When he was 16, Mr. Brian’s older brother drove to Florida to visit a girlfriend. Mr. Brian hitched a ride so he could check out the time trials at the race track in Sebring. He brought his camera and a press pass that he obtained from his hometown newspaper after pitching them on a story about racing.

Shortly after he arrived at the track, a guy came up and said, ‘Kid, I just lost my photographer. If I feed you, give you a track suit and lodging for the week with the rest of the crew, will you shoot me and my team?’”

The man posing the question was famed automotive designer and race car driver Carroll Shelby. Mr. Brian took the deal and came to view Shelby as a close friend and mentor, his daughter said.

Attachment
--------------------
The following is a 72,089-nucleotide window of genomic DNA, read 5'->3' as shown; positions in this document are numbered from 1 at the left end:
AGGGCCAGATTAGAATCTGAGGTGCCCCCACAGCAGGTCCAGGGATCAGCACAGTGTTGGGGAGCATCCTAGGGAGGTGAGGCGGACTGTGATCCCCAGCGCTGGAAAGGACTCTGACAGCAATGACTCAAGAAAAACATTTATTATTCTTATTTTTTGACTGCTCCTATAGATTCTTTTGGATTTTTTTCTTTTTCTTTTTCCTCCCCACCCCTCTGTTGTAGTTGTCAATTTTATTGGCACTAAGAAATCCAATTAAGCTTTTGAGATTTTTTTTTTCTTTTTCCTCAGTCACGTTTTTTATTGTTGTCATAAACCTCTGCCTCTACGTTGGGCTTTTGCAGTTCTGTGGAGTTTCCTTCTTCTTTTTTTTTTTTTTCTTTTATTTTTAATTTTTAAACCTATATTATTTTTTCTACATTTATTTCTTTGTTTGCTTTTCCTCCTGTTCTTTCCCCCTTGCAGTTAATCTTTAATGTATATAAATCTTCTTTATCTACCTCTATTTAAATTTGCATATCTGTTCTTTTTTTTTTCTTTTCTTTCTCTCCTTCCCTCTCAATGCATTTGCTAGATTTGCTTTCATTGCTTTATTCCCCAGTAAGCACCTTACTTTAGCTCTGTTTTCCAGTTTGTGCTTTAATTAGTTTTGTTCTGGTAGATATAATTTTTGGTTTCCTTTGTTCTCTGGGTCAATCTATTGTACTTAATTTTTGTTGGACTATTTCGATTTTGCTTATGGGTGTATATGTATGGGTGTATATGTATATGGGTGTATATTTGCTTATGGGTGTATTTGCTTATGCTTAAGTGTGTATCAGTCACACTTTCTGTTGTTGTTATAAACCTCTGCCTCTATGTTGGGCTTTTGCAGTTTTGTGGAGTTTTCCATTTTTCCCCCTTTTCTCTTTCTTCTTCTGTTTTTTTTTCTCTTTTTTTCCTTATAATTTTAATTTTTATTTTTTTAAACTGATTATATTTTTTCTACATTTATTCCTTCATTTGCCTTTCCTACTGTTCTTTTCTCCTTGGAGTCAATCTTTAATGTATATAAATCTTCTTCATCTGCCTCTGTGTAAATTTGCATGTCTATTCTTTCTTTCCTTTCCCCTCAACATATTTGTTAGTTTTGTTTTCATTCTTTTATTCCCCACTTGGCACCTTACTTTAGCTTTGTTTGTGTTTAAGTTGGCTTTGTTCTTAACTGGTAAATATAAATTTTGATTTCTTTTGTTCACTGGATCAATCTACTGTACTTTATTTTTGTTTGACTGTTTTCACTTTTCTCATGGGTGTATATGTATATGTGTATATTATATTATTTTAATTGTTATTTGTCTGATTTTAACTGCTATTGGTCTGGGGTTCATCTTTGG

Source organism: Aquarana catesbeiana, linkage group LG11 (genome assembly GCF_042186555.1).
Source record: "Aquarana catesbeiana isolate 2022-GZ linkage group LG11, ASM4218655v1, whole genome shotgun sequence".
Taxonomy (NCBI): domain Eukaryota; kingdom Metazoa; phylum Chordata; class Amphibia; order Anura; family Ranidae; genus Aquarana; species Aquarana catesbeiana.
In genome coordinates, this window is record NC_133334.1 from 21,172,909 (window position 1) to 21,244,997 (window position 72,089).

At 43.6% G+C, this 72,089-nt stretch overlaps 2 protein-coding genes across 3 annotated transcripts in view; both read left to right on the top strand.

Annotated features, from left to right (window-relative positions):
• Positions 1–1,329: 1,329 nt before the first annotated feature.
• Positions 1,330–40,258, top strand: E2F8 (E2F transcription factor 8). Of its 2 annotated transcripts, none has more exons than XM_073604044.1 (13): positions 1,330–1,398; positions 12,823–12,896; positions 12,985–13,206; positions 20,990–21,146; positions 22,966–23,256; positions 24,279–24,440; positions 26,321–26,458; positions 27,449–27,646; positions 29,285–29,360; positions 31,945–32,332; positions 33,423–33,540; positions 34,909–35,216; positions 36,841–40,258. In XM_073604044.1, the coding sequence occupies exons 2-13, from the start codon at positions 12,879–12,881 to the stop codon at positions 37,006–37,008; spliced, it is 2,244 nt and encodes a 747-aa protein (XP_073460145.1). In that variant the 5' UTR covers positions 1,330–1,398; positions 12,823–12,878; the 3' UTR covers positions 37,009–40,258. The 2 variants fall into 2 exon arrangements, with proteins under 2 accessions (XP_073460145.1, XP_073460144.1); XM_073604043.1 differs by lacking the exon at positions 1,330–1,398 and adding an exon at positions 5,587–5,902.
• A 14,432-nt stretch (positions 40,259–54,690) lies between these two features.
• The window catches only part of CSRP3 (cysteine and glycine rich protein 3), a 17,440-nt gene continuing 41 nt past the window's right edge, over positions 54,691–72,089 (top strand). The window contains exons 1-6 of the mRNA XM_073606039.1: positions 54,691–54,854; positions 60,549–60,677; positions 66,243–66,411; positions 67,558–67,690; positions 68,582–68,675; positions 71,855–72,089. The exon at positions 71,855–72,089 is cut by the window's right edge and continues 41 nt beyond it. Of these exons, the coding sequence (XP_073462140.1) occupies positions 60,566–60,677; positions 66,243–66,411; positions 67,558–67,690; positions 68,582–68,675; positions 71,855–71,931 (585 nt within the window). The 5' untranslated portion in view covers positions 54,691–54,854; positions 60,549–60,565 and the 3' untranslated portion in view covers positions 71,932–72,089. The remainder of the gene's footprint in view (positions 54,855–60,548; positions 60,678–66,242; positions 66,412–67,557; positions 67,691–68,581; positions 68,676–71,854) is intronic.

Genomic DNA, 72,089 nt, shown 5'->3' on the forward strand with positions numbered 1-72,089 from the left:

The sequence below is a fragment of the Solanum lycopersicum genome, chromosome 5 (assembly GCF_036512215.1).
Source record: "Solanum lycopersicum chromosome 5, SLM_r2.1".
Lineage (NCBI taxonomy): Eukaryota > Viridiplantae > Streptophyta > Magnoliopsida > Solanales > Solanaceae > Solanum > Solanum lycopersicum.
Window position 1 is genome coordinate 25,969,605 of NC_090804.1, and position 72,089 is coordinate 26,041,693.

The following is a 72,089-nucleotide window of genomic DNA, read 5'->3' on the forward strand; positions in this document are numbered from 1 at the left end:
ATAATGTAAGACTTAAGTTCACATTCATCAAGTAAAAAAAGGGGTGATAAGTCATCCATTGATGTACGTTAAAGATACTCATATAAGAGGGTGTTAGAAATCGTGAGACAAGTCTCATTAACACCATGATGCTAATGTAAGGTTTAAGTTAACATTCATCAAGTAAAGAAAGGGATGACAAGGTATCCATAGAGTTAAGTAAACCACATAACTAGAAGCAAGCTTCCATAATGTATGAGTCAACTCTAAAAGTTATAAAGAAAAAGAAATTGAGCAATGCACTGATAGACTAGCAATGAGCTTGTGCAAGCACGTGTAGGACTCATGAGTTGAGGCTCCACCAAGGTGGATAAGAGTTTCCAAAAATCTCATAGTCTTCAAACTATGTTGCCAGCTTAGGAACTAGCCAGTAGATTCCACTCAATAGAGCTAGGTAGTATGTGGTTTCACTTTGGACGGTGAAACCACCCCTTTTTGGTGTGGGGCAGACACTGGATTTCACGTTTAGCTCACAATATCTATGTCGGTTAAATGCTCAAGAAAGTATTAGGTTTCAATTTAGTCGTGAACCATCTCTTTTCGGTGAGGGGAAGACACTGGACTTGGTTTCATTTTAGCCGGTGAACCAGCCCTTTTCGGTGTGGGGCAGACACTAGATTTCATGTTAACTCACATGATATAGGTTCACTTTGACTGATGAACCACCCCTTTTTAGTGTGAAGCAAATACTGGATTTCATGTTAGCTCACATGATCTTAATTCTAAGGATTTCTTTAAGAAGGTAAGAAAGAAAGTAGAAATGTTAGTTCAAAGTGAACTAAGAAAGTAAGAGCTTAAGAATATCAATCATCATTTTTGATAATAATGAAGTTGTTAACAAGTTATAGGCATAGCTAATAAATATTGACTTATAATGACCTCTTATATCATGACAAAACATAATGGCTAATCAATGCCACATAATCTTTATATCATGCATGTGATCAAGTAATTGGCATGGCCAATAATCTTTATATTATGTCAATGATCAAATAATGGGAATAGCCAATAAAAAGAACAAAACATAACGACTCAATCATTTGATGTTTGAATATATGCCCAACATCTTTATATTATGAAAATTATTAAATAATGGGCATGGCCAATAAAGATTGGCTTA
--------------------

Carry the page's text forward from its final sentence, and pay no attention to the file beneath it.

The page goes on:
The encounter also sparked his love for automotive journalism.

Mr. Brian bounced around the media landscape. Before working at WLS, Mr. Brian worked at WGN-AM (720) in a variety of on-air positions. One was covering pre-game shows from Soldier Field during the Bear Super Bowl championship season.

“The coldest I’ve ever been in my life was sitting on some concrete slab for the Super Bowl Championship celebration in Grant Park doing the remote on what had to be the coldest day of the year,” Mr. Brian said in the interview with Kaempfer.

For several years in the early 1980s, he left radio and traveled the United States as communications director for the Alfa Romeo IndyCar team. He had an office at the company’s headquarters in Milan and took cooking classes in Italy.

He put his skills to use while traveling with the team in the United States, where he served as team chef, regularly having wheels of cheese and pounds of meat sent to racetrack towns around the country that lacked decent Italian restaurants.

Mr. Brian also headed up communications for the Chicago Auto Show from 1994 to 2012 and loved serving as a guest announcer for races held at Road America in Elkhart Lake, Wisconsin.